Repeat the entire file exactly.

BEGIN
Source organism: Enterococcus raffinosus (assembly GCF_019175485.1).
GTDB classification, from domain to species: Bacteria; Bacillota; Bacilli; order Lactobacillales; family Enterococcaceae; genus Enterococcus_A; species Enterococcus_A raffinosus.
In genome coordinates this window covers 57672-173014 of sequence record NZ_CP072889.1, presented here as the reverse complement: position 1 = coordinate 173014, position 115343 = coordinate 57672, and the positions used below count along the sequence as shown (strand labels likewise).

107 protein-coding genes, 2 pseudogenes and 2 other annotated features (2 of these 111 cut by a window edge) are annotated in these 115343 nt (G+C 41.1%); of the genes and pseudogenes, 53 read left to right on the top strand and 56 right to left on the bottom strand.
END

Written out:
Source organism: Enterococcus raffinosus (assembly GCF_019175485.1).
GTDB classification, from domain to species: Bacteria; Bacillota; Bacilli; order Lactobacillales; family Enterococcaceae; genus Enterococcus_A; species Enterococcus_A raffinosus.
In genome coordinates this window covers 57672-173014 of sequence record NZ_CP072889.1, presented here as the reverse complement: position 1 = coordinate 173014, position 115343 = coordinate 57672, and the positions used below count along the sequence as shown (strand labels likewise).

107 protein-coding genes, 2 pseudogenes and 2 other annotated features (2 of these 111 cut by a window edge) are annotated in these 115343 nt (G+C 41.1%); of the genes and pseudogenes, 53 read left to right on the top strand and 56 right to left on the bottom strand.